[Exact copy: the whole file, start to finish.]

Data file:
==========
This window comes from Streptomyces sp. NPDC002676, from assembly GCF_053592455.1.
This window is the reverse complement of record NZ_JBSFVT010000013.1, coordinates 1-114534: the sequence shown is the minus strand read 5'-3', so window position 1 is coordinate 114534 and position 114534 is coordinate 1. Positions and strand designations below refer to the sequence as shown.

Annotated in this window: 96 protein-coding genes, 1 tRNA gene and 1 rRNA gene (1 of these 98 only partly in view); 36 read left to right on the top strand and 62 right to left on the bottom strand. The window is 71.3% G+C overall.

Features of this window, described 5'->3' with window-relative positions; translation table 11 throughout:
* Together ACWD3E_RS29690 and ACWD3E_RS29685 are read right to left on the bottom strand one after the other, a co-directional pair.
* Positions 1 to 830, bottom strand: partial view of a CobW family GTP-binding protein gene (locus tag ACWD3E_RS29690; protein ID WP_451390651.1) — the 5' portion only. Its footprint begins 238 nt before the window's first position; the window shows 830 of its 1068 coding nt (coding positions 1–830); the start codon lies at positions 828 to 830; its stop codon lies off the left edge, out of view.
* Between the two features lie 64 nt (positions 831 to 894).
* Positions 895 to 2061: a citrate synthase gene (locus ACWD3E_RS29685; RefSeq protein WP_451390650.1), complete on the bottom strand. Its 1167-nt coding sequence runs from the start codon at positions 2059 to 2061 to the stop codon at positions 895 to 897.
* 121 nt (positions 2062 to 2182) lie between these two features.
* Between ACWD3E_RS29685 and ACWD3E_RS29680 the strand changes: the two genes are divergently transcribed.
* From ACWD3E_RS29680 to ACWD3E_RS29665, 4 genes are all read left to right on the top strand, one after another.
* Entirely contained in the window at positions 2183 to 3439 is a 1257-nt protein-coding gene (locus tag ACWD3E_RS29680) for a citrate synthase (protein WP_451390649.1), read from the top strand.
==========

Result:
This window comes from Streptomyces sp. NPDC002676, from assembly GCF_053592455.1.
This window is the reverse complement of record NZ_JBSFVT010000013.1, coordinates 1-114534: the sequence shown is the minus strand read 5'-3', so window position 1 is coordinate 114534 and position 114534 is coordinate 1. Positions and strand designations below refer to the sequence as shown.

Annotated in this window: 96 protein-coding genes, 1 tRNA gene and 1 rRNA gene (1 of these 98 only partly in view); 36 read left to right on the top strand and 62 right to left on the bottom strand. The window is 71.3% G+C overall.

Features of this window, described 5'->3' with window-relative positions; translation table 11 throughout:
* Together ACWD3E_RS29690 and ACWD3E_RS29685 are read right to left on the bottom strand one after the other, a co-directional pair.
* Positions 1 to 830, bottom strand: partial view of a CobW family GTP-binding protein gene (locus tag ACWD3E_RS29690; protein ID WP_451390651.1) — the 5' portion only. Its footprint begins 238 nt before the window's first position; the window shows 830 of its 1068 coding nt (coding positions 1–830); the start codon lies at positions 828 to 830; its stop codon lies off the left edge, out of view.
* Between the two features lie 64 nt (positions 831 to 894).
* Positions 895 to 2061: a citrate synthase gene (locus ACWD3E_RS29685; RefSeq protein WP_451390650.1), complete on the bottom strand. Its 1167-nt coding sequence runs from the start codon at positions 2059 to 2061 to the stop codon at positions 895 to 897.
* 121 nt (positions 2062 to 2182) lie between these two features.
* Between ACWD3E_RS29685 and ACWD3E_RS29680 the strand changes: the two genes are divergently transcribed.
* From ACWD3E_RS29680 to ACWD3E_RS29665, 4 genes are all read left to right on the top strand, one after another.
* Entirely contained in the window at positions 2183 to 3439 is a 1257-nt protein-coding gene (locus tag ACWD3E_RS29680) for a citrate synthase (protein WP_451390649.1), read from the top strand.